If anything good comes from the evil of Michael Vick, it’s that states will wake up to the reality of dog fighting.


Van Drew: Vick Indictment Underscores Need for Overhaul of State's Animal Cruelty Laws

By droseman - July 23, 2007 - 2:50pm
Tags: Jeff Van Drew, animal cruelty,
Release Date: July 23, 2007

Assembly Democrats News Release


(First Legislative District) - The federal conspiracy case building against NFL star Michael Vick for his role in running a vicious dog-fighting ring highlights the need for New Jersey to modernize its ineffective and archaic animal cruelty laws, Assemblyman Jeff Van Drew said today.

According to the indictment handed-down last week against Vick and three other co-defendants, the dog-fighting ring allegedly operated by the Atlanta Falcons' quarterback was twice involved in fights with dogs from New Jersey.

"The allegations against Michael Vick are appalling in their own right, but to read that dogs from New Jersey were involved in this sordid conspiracy is absolutely alarming," Van Drew (D-Cape May/Cumberland/Atlantic). "The Vick case underscores the difficulties state are encountering with illegal dog-fighting and it underscores the need for tougher penalties against the depraved individuals who breed dogs for blood sport."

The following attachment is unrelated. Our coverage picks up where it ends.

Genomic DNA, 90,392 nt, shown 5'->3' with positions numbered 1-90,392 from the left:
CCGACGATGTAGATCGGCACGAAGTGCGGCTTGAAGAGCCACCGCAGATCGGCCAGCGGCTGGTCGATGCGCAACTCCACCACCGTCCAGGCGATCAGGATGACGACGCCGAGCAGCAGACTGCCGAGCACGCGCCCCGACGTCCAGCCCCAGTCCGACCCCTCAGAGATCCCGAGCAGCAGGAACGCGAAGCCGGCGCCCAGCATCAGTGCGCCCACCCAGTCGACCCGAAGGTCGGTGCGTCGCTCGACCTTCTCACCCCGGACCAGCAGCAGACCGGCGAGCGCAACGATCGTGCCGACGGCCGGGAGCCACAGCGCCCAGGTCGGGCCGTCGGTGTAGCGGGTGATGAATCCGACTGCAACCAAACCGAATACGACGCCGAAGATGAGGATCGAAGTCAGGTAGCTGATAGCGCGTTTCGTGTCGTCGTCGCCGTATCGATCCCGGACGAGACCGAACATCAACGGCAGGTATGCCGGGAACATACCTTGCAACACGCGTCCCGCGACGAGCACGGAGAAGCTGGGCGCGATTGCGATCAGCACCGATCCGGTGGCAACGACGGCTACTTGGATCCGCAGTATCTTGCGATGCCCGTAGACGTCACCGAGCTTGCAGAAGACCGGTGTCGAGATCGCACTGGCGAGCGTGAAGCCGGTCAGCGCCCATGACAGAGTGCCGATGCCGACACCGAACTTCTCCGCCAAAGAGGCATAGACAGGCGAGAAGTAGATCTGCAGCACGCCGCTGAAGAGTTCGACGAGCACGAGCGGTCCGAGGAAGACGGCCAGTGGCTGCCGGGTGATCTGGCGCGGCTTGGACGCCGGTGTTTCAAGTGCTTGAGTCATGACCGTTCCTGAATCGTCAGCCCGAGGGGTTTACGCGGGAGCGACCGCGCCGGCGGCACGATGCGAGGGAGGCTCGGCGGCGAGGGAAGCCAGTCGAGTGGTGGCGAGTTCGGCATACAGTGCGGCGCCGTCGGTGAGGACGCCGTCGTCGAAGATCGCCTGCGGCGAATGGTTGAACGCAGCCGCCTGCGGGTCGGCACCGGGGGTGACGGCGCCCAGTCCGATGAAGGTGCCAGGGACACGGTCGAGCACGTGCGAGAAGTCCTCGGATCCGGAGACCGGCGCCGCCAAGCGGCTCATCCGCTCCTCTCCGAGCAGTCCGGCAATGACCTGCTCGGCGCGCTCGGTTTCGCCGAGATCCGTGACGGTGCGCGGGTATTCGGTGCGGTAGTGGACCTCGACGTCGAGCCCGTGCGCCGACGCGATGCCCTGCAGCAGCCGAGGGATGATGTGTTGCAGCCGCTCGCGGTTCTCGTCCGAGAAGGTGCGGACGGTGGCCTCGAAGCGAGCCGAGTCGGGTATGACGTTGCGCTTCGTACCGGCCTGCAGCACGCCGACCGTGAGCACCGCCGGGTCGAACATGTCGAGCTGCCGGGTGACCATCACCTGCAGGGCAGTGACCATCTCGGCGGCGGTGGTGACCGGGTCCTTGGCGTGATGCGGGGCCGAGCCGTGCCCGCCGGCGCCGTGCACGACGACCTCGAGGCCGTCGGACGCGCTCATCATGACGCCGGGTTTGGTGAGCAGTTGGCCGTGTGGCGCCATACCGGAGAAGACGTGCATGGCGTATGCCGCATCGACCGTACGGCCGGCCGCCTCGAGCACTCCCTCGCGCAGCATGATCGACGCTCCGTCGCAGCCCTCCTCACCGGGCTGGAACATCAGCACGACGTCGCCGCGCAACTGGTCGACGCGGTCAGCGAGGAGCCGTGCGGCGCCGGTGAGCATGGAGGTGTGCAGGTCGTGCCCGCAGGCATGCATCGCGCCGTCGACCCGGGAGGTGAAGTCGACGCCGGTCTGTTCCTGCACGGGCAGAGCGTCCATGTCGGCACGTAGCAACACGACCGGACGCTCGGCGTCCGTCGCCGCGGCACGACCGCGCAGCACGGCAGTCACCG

Van Drew recently introduced legislation (A-2649) - dubbed "Angel's Law" after a South Jersey dog that died after being starved and beaten by its owner - that would overhaul the state's animal cruelty laws for the first time in over 125 years. The measure would establish a series of new animal-cruelty offenses - including specific penalties against the use of an animal for fighting - and significantly increase criminal and civil penalties for violations.